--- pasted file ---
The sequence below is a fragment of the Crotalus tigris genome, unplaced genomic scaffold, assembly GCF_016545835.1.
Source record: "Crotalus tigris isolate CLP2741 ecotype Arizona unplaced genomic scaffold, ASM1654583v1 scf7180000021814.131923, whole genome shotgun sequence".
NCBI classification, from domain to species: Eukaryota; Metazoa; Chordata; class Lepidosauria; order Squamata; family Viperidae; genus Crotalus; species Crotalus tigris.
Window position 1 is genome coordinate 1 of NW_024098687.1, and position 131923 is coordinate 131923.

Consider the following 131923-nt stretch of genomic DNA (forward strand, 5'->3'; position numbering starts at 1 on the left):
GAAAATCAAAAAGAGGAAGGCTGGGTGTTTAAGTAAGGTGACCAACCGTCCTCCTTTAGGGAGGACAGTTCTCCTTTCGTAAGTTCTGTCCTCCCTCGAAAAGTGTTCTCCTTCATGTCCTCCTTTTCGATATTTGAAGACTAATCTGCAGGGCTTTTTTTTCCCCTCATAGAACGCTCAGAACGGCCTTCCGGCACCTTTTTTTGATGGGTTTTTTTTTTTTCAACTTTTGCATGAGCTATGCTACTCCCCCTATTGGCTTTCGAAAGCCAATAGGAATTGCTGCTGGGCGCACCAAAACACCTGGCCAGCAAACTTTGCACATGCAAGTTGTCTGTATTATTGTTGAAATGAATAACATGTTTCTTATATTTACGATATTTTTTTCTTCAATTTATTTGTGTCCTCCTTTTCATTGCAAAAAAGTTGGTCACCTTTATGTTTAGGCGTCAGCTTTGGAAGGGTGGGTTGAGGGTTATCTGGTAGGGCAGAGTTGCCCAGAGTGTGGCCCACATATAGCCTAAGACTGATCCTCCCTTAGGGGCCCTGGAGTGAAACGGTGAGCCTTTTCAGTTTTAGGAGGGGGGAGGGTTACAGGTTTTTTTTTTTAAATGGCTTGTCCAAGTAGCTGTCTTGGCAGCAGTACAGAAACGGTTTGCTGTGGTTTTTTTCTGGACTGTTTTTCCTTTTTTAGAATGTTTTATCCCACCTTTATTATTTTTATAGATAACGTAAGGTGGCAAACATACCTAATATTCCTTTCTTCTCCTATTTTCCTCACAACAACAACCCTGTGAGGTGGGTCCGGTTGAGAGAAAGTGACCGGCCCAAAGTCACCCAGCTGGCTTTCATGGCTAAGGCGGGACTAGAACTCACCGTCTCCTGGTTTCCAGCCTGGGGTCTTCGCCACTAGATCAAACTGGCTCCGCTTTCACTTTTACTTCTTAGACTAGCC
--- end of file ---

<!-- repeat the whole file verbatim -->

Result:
The sequence below is a fragment of the Crotalus tigris genome, unplaced genomic scaffold, assembly GCF_016545835.1.
Source record: "Crotalus tigris isolate CLP2741 ecotype Arizona unplaced genomic scaffold, ASM1654583v1 scf7180000021814.131923, whole genome shotgun sequence".
NCBI classification, from domain to species: Eukaryota; Metazoa; Chordata; class Lepidosauria; order Squamata; family Viperidae; genus Crotalus; species Crotalus tigris.
Window position 1 is genome coordinate 1 of NW_024098687.1, and position 131923 is coordinate 131923.

Consider the following 131923-nt stretch of genomic DNA (forward strand, 5'->3'; position numbering starts at 1 on the left):
GAAAATCAAAAAGAGGAAGGCTGGGTGTTTAAGTAAGGTGACCAACCGTCCTCCTTTAGGGAGGACAGTTCTCCTTTCGTAAGTTCTGTCCTCCCTCGAAAAGTGTTCTCCTTCATGTCCTCCTTTTCGATATTTGAAGACTAATCTGCAGGGCTTTTTTTTCCCCTCATAGAACGCTCAGAACGGCCTTCCGGCACCTTTTTTTGATGGGTTTTTTTTTTTTCAACTTTTGCATGAGCTATGCTACTCCCCCTATTGGCTTTCGAAAGCCAATAGGAATTGCTGCTGGGCGCACCAAAACACCTGGCCAGCAAACTTTGCACATGCAAGTTGTCTGTATTATTGTTGAAATGAATAACATGTTTCTTATATTTACGATATTTTTTTCTTCAATTTATTTGTGTCCTCCTTTTCATTGCAAAAAAGTTGGTCACCTTTATGTTTAGGCGTCAGCTTTGGAAGGGTGGGTTGAGGGTTATCTGGTAGGGCAGAGTTGCCCAGAGTGTGGCCCACATATAGCCTAAGACTGATCCTCCCTTAGGGGCCCTGGAGTGAAACGGTGAGCCTTTTCAGTTTTAGGAGGGGGGAGGGTTACAGGTTTTTTTTTTTAAATGGCTTGTCCAAGTAGCTGTCTTGGCAGCAGTACAGAAACGGTTTGCTGTGGTTTTTTTCTGGACTGTTTTTCCTTTTTTAGAATGTTTTATCCCACCTTTATTATTTTTATAGATAACGTAAGGTGGCAAACATACCTAATATTCCTTTCTTCTCCTATTTTCCTCACAACAACAACCCTGTGAGGTGGGTCCGGTTGAGAGAAAGTGACCGGCCCAAAGTCACCCAGCTGGCTTTCATGGCTAAGGCGGGACTAGAACTCACCGTCTCCTGGTTTCCAGCCTGGGGTCTTCGCCACTAGATCAAACTGGCTCCGCTTTCACTTTTACTTCTTAGACTAGCC